Tra Williams is an entrepreneur’s entrepreneur, a creative, resourceful and sometimes impatient businessman who has run everything from a personal training referral business to Dairy Queens to a trucking school.
Some of this could be traced back to his childhood. He grew up in Blackshear — a no-stoplight small town in Southeast Georgia, where his mom was a rural letter carrier for the U.S. Post office. The Williams family also had a roadside business of sorts, selling homemade ceramics and excess vegetables from the farm at tables in the grass. “I thought everybody just hustled,” says Williams, a third whose nickname sounds like tray. “I thought that’s what everybody did.”
About 80 miles north of Jacksonville, Blackshear, says Williams, is the kind of place where just about everyone did one of three things: farming, work on the railroad or work in the local timber factory. “There weren’t any jobs,” he says. “There was nobody with a sign that said ‘now hiring.’
Yet Williams got out. He graduated pre-med from the University of Georgia and took MBA classes at Georgia State. Later, in 2011, the International Franchise Association chose Williams for its inaugural scholarship, and he completed the Franchise Management program at Georgetown University. Williams, 50, is now president and CEO of FleetForce Truck Driving School, a Bradenton-based business on a Whac-a-Mole-like mission to supply the state with a much-needed injection of new, licensed CDL truck drivers. The need is acute: Some 25% of the national demand for truck drivers, says Williams, is in Florida.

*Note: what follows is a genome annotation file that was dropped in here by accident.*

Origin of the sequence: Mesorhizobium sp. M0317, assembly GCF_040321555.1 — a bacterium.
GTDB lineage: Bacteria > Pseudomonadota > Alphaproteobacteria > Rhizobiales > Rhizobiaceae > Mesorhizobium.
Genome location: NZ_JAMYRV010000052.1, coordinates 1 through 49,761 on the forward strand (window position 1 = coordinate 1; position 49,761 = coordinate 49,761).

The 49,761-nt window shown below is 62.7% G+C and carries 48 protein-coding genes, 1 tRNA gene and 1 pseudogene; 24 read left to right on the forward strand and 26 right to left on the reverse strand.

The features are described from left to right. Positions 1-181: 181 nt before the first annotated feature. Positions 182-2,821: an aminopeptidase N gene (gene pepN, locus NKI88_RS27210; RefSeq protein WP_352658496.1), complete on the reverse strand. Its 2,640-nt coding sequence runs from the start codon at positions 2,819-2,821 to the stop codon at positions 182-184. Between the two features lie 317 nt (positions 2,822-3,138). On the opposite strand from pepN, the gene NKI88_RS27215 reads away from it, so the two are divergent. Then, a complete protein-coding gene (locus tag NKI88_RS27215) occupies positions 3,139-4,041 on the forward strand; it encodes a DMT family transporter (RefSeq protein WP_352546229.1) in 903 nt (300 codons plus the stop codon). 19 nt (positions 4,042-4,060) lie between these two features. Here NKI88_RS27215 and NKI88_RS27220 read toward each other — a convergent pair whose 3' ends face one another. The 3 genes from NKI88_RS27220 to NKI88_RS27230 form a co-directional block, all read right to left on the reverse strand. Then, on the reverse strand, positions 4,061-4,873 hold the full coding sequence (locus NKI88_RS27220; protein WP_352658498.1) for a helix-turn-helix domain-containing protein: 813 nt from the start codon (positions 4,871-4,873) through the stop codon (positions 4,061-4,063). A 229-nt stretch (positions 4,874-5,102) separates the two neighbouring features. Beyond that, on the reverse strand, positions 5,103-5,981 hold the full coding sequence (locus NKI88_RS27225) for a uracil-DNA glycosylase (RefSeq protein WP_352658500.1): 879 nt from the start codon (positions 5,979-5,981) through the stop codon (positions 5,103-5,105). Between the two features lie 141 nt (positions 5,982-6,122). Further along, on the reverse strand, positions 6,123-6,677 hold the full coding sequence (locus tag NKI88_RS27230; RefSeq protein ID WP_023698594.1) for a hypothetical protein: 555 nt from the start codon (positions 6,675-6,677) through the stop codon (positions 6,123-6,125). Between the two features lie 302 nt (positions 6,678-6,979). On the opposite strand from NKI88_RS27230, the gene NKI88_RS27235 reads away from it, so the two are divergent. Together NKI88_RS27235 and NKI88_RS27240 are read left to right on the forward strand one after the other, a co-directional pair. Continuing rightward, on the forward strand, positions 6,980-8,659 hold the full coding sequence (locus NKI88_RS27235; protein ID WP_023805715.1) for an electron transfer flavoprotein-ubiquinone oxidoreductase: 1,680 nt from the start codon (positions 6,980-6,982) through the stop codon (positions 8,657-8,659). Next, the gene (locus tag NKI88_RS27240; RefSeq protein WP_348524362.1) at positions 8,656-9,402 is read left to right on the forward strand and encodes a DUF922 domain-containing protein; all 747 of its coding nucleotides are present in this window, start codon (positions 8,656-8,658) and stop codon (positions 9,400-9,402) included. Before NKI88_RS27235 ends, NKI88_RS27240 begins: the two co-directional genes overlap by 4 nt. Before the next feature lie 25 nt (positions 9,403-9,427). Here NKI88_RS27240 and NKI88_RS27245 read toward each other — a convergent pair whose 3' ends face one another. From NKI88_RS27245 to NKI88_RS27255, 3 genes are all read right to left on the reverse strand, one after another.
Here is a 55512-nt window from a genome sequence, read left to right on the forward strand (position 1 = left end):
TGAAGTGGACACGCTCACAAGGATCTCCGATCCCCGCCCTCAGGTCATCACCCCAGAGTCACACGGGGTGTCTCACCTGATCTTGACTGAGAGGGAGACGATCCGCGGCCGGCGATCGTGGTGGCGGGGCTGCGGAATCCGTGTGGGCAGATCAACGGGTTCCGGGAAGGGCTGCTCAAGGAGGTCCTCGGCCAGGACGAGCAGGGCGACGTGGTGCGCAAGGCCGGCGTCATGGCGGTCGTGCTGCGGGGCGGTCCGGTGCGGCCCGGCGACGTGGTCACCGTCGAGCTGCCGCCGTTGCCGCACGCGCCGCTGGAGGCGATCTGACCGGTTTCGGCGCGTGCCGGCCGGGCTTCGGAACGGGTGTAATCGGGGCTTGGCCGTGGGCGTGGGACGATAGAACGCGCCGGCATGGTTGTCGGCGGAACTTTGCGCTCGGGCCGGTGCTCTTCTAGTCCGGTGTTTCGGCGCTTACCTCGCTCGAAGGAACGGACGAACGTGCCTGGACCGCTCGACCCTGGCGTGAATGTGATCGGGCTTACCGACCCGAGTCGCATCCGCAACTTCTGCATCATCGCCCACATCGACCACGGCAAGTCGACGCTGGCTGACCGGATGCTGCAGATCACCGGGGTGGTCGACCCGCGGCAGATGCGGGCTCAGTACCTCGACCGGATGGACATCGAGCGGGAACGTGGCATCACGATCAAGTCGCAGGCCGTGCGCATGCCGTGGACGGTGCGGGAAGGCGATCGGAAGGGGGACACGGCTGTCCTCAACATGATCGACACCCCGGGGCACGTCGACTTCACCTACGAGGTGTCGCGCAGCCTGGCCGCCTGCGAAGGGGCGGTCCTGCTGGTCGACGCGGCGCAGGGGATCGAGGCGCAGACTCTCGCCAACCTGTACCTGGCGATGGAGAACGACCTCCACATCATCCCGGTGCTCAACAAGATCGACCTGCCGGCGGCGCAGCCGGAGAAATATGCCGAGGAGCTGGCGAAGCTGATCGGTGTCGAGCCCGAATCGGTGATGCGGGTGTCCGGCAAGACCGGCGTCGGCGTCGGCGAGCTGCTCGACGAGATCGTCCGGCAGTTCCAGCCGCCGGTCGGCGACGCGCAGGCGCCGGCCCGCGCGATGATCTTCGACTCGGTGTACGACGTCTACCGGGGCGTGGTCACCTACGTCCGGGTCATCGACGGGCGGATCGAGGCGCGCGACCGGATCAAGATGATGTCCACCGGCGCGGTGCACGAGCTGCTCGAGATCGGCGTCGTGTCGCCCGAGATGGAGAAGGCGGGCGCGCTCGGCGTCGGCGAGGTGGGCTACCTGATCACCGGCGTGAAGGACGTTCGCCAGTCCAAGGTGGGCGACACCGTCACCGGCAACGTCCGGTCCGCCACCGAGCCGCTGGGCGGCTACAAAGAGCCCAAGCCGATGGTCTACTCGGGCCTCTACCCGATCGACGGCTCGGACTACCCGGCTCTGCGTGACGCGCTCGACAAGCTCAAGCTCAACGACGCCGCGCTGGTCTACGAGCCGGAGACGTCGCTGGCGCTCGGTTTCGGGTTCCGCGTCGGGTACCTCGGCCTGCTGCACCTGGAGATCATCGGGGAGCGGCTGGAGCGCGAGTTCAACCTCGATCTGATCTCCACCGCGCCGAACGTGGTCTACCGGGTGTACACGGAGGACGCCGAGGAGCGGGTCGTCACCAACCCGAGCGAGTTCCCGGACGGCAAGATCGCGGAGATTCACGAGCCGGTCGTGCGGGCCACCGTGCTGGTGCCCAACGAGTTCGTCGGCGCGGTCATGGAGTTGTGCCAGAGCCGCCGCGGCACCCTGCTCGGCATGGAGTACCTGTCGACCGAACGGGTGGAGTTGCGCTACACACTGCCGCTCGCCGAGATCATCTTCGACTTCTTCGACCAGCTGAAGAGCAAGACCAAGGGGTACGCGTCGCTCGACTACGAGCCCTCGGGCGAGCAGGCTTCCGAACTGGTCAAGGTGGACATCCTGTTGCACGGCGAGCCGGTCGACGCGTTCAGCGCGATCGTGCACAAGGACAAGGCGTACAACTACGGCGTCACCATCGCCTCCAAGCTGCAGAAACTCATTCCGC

Capitalizing on new opportunities — they come fast and furious — and running FleetForce occupy a chuck of Williams’ time. But the high-energy Williams makes it clear, while sipping a latte recently at a Kahawa coffee shop in Lakewood Ranch, that he believes he has a higher calling: to, he says, rescue one million entrepreneurs from traditional employment.
“I was a terrible employee. I always felt unfulfilled (until) I realized I wanted to be an entrepreneur,” he says. “Now I want to put my money where my mouth is, and help people become entrepreneurs.”
The one percent